Page updated 24th November 2013
This grand statue at the junction of Hele Road and New North Road was unveiled on 6th September 1905, by the 3rd Earl Fortescue, Lord Lieutenant of Devon, with General Buller, his wife, Lady Audrey and daughter Georgina and thousands of people in attendance.
To raise funds for the statue, 50,000 people subscribed towards its creation. The work of Captain Adrian Jones (1845-1938), a former vet and cavalry officer, the statue is a typical, although lively, bronze of the type produced in Victorian and Edwardian Britain. It was cast at a foundry at Thames Ditton before conveyance by cart to the Brentford Goods Yard and transportation to Exeter by a GWR train. Jones was also responsible for the four-horse chariot in bronze at Hyde Park Corner.
The statue weighs 4½ tons and stands on a Cornish granite plinth on the site of what was known as the Edinburgh Tree - controversially for the people of Crediton, it faces away from the town, which some thought was a deliberate slight. The granite pedestal, carved by Messrs Pethick of Plymouth, weighs 35 tons and was a gift from Lord St Levan to commemorate the General's connection with Cornwall. The statue depicts Buller astride his favourite horse, 'Biffen', while commanding his troops in South Africa. 'Biffen' and his other horse, 'Ironmonger' were both repatriated after the conflict. On the base is inscribed "He Saved Natal".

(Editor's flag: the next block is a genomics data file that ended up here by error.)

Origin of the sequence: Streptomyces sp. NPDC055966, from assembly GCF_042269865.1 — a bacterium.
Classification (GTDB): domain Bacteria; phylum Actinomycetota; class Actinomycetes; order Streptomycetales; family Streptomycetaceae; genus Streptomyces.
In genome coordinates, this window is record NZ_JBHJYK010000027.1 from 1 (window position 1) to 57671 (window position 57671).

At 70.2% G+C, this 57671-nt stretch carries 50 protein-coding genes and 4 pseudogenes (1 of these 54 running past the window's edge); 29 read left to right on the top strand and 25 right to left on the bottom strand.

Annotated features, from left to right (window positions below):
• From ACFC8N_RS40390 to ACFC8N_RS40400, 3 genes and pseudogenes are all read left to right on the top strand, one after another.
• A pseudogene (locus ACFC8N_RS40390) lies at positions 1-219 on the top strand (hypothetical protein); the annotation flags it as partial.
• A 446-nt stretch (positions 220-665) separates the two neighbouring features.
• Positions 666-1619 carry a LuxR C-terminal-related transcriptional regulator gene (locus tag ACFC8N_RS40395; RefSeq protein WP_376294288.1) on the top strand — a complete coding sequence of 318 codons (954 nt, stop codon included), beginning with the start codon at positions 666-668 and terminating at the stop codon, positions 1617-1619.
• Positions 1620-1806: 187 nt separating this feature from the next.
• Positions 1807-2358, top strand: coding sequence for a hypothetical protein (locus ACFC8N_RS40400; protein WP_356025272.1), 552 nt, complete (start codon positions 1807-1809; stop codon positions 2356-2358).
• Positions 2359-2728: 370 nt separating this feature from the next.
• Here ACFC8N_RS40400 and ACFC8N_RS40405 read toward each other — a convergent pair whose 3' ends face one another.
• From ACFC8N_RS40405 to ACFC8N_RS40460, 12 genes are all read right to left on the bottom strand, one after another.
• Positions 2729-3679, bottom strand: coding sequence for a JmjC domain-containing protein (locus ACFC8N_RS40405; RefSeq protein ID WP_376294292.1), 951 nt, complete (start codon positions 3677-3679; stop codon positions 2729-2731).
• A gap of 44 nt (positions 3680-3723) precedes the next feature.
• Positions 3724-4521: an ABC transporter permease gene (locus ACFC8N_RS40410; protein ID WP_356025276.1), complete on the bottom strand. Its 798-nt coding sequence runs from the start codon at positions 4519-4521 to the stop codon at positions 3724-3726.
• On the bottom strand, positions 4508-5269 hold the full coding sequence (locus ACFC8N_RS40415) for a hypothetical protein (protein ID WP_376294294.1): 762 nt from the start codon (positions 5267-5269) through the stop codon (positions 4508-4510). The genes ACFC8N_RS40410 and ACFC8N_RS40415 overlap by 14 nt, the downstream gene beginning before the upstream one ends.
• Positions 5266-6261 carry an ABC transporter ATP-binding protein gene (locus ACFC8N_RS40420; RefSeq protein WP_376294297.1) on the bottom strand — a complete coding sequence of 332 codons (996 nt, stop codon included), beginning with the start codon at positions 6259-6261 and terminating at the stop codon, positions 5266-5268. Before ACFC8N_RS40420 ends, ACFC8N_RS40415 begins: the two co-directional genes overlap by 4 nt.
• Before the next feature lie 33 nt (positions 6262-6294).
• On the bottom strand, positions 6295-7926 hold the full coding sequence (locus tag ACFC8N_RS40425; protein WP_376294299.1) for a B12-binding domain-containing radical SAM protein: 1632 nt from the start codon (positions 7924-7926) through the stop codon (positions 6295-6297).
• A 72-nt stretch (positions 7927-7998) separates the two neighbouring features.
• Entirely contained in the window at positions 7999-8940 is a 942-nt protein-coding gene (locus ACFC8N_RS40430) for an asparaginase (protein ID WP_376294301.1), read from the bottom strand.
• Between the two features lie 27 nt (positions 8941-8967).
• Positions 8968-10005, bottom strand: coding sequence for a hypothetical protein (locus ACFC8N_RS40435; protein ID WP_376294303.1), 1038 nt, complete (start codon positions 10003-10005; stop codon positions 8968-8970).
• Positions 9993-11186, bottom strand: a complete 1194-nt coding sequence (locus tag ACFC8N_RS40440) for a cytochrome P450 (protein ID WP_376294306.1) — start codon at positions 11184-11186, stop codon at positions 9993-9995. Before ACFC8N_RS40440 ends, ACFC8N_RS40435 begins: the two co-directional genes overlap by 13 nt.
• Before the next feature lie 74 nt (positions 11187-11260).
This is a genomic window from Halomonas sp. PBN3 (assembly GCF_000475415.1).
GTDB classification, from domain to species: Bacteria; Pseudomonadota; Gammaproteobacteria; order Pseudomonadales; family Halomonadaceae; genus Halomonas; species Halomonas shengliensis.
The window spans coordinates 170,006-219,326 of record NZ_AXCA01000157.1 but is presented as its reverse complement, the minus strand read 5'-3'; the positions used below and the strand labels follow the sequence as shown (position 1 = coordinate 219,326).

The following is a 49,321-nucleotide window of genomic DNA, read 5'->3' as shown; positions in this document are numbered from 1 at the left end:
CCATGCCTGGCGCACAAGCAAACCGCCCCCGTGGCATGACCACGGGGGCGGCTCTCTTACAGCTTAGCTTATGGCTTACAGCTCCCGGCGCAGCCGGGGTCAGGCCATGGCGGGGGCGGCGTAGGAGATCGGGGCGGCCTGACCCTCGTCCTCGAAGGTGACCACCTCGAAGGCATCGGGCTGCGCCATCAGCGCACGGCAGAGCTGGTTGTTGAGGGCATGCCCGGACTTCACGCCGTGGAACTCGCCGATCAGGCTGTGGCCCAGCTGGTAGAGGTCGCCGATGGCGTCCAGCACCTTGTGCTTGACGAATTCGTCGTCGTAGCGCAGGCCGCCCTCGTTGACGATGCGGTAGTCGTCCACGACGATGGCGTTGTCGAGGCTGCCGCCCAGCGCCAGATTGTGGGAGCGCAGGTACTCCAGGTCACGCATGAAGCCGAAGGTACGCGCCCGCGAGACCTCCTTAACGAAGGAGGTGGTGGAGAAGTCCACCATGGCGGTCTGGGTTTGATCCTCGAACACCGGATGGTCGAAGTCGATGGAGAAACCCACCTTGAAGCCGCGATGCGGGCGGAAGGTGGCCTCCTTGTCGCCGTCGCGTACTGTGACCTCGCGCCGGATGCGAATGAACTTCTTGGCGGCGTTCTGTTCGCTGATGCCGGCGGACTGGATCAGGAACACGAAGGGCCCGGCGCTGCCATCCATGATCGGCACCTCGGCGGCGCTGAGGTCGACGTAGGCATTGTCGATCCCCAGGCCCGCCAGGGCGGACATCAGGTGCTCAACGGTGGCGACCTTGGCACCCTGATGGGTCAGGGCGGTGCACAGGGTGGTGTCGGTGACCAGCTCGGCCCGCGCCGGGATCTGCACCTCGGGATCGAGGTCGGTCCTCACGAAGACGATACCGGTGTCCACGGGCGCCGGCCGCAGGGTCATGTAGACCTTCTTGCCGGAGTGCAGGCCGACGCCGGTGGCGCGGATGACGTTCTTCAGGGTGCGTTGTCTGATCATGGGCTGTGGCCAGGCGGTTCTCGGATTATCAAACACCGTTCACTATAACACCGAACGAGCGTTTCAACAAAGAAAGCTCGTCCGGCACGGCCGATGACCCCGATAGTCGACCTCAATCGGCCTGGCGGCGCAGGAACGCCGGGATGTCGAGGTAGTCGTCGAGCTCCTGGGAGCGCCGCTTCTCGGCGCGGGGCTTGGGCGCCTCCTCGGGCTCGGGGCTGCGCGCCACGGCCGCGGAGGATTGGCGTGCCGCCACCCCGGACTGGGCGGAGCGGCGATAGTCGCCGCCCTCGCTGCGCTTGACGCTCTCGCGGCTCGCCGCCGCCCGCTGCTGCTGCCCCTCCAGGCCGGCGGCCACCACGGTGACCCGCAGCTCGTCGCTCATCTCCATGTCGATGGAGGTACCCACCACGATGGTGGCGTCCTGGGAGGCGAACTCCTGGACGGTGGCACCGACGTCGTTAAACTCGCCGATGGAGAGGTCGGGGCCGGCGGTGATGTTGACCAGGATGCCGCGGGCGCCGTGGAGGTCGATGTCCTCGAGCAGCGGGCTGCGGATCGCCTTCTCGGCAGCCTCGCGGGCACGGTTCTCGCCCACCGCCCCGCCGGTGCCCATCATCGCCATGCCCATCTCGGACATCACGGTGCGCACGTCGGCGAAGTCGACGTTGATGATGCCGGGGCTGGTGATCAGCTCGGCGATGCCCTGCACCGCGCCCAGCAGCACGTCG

A souvenir programme was issued at the time, for citizens to remember the event. The distinguished guests included the Lord Lieutenant of Devon, Viscount Ebrington, and mayors from other parts of the count. After assembling in the Guildhall they walked in procession to Bury Meadow with the 1st Rifle Volunteers providing a guard of honour.
The statue was unveiled by the Lord Lieutenant who was standing in for Lord Wolseley an old friend of the general, who declined to attend due to illness. Viscount Ebrington hoped that the statue would remind future generations of the brilliant service of Devon's most illustrious son. The mayor described the statue as a magnificent gift and work of art to the city. The Exeter Oratorio Society and the city's male voice choir sang Land of Hope and Glory before the National Anthem played by the Band of the 4th Battalion Kings Royal Rifles brought the ceremony to an end.
The bells were rung at Exeter Cathedral and the Band of the 4th Battalion, the Devonshire Regiment performed for the crowds in Northernhay Park, and later, the Belmont and St Thomas pleasure grounds. Tea was served in Bury Meadow for 500 army and navy veterans, many of whom had served with General Buller.
Sir Redvers and Lady Buller and their daughter, Georgiana, were present at the unveiling of the statue, joined other guests at a reception and lunch in the Victoria Hall, Queen Street.
In 1900, General Buller was presented with a sword of honour in a jewelled scabbard by the men and women of Devon for his exploits. It has been put on permanent loan by the Buller family to Exeter and is now part of the city's civic regalia.
Born at Downes near Crediton, Buller was a prominent benefactor in Crediton and Exeter.
Sources: Express and Echo
The bronze statue, partly covered in sacking, on a GWR cart.
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